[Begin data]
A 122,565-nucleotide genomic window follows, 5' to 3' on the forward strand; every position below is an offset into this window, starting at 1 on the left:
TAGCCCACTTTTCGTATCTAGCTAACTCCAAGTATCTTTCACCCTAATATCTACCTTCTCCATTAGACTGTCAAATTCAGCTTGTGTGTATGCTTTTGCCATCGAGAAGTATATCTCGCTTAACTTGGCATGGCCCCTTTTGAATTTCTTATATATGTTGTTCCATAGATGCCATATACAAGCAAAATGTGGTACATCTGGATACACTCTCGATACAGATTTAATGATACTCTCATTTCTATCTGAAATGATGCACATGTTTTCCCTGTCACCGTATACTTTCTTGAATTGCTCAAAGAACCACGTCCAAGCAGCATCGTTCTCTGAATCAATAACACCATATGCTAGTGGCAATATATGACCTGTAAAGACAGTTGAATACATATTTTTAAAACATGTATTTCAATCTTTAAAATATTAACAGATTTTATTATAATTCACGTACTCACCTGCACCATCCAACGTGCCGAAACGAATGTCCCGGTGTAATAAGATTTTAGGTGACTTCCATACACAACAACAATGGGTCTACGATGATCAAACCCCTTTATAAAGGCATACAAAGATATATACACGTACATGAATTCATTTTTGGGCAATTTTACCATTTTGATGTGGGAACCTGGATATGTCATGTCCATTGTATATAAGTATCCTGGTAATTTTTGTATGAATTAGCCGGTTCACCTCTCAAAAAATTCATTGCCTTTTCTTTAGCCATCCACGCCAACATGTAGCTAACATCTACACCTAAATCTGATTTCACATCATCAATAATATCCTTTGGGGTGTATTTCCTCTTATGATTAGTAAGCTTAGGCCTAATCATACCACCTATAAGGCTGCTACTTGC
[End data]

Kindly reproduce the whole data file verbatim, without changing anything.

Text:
A 122,565-nucleotide genomic window follows, 5' to 3' on the forward strand; every position below is an offset into this window, starting at 1 on the left:
TAGCCCACTTTTCGTATCTAGCTAACTCCAAGTATCTTTCACCCTAATATCTACCTTCTCCATTAGACTGTCAAATTCAGCTTGTGTGTATGCTTTTGCCATCGAGAAGTATATCTCGCTTAACTTGGCATGGCCCCTTTTGAATTTCTTATATATGTTGTTCCATAGATGCCATATACAAGCAAAATGTGGTACATCTGGATACACTCTCGATACAGATTTAATGATACTCTCATTTCTATCTGAAATGATGCACATGTTTTCCCTGTCACCGTATACTTTCTTGAATTGCTCAAAGAACCACGTCCAAGCAGCATCGTTCTCTGAATCAATAACACCATATGCTAGTGGCAATATATGACCTGTAAAGACAGTTGAATACATATTTTTAAAACATGTATTTCAATCTTTAAAATATTAACAGATTTTATTATAATTCACGTACTCACCTGCACCATCCAACGTGCCGAAACGAATGTCCCGGTGTAATAAGATTTTAGGTGACTTCCATACACAACAACAATGGGTCTACGATGATCAAACCCCTTTATAAAGGCATACAAAGATATATACACGTACATGAATTCATTTTTGGGCAATTTTACCATTTTGATGTGGGAACCTGGATATGTCATGTCCATTGTATATAAGTATCCTGGTAATTTTTGTATGAATTAGCCGGTTCACCTCTCAAAAAATTCATTGCCTTTTCTTTAGCCATCCACGCCAACATGTAGCTAACATCTACACCTAAATCTGATTTCACATCATCAATAATATCCTTTGGGGTGTATTTCCTCTTATGATTAGTAAGCTTAGGCCTAATCATACCACCTATAAGGCTGCTACTTGC